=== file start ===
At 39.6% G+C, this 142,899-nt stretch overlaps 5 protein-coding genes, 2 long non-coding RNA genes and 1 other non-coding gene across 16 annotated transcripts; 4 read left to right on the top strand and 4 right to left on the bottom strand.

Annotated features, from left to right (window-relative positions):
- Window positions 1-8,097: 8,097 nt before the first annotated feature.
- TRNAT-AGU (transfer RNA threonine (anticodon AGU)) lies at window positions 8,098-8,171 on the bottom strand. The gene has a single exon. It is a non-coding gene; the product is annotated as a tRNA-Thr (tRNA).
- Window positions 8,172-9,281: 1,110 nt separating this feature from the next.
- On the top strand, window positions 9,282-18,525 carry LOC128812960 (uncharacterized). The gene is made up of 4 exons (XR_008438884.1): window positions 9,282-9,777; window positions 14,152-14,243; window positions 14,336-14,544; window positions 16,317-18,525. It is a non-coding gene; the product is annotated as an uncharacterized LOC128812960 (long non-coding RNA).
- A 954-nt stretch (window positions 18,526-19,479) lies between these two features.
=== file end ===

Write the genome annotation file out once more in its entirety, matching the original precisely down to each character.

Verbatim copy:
At 39.6% G+C, this 142,899-nt stretch overlaps 5 protein-coding genes, 2 long non-coding RNA genes and 1 other non-coding gene across 16 annotated transcripts; 4 read left to right on the top strand and 4 right to left on the bottom strand.

Annotated features, from left to right (window-relative positions):
- Window positions 1-8,097: 8,097 nt before the first annotated feature.
- TRNAT-AGU (transfer RNA threonine (anticodon AGU)) lies at window positions 8,098-8,171 on the bottom strand. The gene has a single exon. It is a non-coding gene; the product is annotated as a tRNA-Thr (tRNA).
- Window positions 8,172-9,281: 1,110 nt separating this feature from the next.
- On the top strand, window positions 9,282-18,525 carry LOC128812960 (uncharacterized). The gene is made up of 4 exons (XR_008438884.1): window positions 9,282-9,777; window positions 14,152-14,243; window positions 14,336-14,544; window positions 16,317-18,525. It is a non-coding gene; the product is annotated as an uncharacterized LOC128812960 (long non-coding RNA).
- A 954-nt stretch (window positions 18,526-19,479) lies between these two features.